WILLMAR -- Local officials see anxiety, uncertainty and confusion surrounding the restructuring of Minnesota's General Assistance Medical Care program.
Where should these clients go for medical care? Who's going to pay the bill?
"We're fielding phone calls," Mike Schramm, chief executive of Rice Memorial Hospital, said last week. "There are more questions than answers."
Rice Hospital has formally opted out of a coordinated care delivery system that's being crafted to oversee medical care for GAMC enrollees. Hospital officials analyzed the numbers and concluded there was too much uncertainty about the costs, the payment rate and the number of clients, Schramm said.
"We are not alone in that decision," he said. "The financial risk is far too much for us to bear."
Participants in the General Assistance Medical Care program are mainly single, childless adults and among the lowest of low-income clients. About 360 people are enrolled in the program in Kandiyohi County. The publicly funded program has about 36,000 participants statewide.
Local clients will still be seen in Rice Hospital's emergency room if they need medical care, but it's far from clear where they will be able to receive other services, such as ongoing office care from a doctor or prescription drugs from a pharmacy.
Jay Kieft, director of Kandiyohi County Family Services, said his biggest concern is being able to tell these clients how they will be able to access care.
"We're in limbo essentially right now. It is frustrating," he said.
Family Services staff expected a letter Monday from the Minnesota Department of Human Services, outlining the most recent information about the program.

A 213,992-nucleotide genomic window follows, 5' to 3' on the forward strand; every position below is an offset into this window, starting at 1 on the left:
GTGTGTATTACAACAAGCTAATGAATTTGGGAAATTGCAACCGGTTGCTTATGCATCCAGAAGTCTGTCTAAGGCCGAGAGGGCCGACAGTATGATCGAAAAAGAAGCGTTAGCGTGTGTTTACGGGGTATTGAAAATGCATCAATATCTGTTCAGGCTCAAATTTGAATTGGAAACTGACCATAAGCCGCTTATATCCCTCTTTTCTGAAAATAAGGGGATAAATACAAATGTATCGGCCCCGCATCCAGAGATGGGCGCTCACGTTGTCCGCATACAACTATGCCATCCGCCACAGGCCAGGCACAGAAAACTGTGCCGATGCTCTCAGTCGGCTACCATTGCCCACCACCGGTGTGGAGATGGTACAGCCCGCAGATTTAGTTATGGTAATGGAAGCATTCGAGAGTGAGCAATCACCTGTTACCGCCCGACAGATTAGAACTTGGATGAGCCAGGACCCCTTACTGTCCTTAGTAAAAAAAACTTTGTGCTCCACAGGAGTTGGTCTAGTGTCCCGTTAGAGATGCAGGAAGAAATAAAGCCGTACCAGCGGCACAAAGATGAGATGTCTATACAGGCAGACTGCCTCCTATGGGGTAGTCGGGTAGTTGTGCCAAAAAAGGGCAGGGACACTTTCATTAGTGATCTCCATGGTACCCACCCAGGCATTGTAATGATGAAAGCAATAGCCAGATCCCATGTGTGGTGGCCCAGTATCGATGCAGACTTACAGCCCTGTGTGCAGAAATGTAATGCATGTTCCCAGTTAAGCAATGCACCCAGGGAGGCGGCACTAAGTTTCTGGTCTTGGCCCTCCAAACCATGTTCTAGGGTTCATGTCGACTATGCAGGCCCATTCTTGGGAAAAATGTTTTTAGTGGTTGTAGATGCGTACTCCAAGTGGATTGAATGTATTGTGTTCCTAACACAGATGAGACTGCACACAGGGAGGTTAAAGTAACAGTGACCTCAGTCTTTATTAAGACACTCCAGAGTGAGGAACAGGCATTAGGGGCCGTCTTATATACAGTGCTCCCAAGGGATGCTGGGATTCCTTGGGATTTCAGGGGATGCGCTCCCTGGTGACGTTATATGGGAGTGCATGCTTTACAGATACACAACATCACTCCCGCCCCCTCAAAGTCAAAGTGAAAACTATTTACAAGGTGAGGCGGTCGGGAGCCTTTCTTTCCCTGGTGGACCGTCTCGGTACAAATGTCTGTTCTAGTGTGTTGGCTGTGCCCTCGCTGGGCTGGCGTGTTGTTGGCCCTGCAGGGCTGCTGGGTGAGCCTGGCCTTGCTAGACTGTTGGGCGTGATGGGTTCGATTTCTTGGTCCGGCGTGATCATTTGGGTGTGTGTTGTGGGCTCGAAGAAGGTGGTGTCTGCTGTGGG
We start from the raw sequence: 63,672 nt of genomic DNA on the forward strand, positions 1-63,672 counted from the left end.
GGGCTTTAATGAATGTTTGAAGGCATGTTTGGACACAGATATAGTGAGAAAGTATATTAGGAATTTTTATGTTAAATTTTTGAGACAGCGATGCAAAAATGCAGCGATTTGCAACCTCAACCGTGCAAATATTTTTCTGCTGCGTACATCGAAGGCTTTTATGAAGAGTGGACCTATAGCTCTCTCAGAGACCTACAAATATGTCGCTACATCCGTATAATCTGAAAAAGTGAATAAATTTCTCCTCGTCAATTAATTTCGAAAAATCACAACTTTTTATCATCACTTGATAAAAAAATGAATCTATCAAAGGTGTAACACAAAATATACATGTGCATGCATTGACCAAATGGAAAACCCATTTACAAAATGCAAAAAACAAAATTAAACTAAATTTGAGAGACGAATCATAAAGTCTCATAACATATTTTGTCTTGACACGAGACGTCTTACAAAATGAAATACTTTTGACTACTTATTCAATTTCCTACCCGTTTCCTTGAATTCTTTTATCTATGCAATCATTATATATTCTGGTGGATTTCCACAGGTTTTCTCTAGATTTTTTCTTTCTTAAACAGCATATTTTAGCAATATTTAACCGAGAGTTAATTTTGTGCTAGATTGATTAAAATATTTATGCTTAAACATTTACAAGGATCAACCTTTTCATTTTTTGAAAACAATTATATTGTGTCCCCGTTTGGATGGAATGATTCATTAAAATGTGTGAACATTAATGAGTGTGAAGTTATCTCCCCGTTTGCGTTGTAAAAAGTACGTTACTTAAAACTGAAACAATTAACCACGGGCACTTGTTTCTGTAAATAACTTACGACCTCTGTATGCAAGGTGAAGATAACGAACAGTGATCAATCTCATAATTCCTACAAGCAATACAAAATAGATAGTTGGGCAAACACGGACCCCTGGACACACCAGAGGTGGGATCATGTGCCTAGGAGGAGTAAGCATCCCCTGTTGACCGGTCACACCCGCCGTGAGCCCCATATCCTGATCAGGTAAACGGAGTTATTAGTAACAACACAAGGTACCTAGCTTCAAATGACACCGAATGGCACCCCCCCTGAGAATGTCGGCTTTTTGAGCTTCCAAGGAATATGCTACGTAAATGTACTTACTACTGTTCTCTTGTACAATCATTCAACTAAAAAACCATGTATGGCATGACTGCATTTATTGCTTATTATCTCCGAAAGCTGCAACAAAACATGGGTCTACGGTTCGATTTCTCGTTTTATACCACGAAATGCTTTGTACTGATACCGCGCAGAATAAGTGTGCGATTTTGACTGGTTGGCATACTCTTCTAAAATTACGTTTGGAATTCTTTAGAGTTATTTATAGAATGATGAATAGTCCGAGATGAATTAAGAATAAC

The biggest challenge, Kieft said, is "reinforcing the communication that comes from the state. We want to give a consistent message to our folks."
Even among providers, it's not clear what's happening with the General Assistance Medical Care program or how to deal with current patients who are enrolled.
Bill Fenske, chief financial officer at Rice Hospital, said he's already heard from one local provider who wanted to bill the hospital for services to a GAMC client.
"There's going to be a lot of confusion over this," he said.
Four Minnesota hospitals, all in the metro area, have agreed so far to become part of the coordinated care delivery system -- but only after working out a deal that allows them to cap how many General Assistance Medical Care enrollees they take. Further changes also are likely with the program, which was slated for elimination at the end of March and now is undergoing redesign in an attempt to pare costs.
Hospitals are expected to be given another opportunity to opt into the program later this year. Incentives to encourage more of Minnesota's rural hospitals to join are also a possibility.
All the uncertainty has been hard on clients, many of whom have mental illness, Kieft said.
"That's a whole other consequence to this that people don't pay attention to," he said. "It just adds to the anxiety and angst of these folks who are already struggling to manage their disease. ... Those are the things that pervasively affect our days and our work with customers."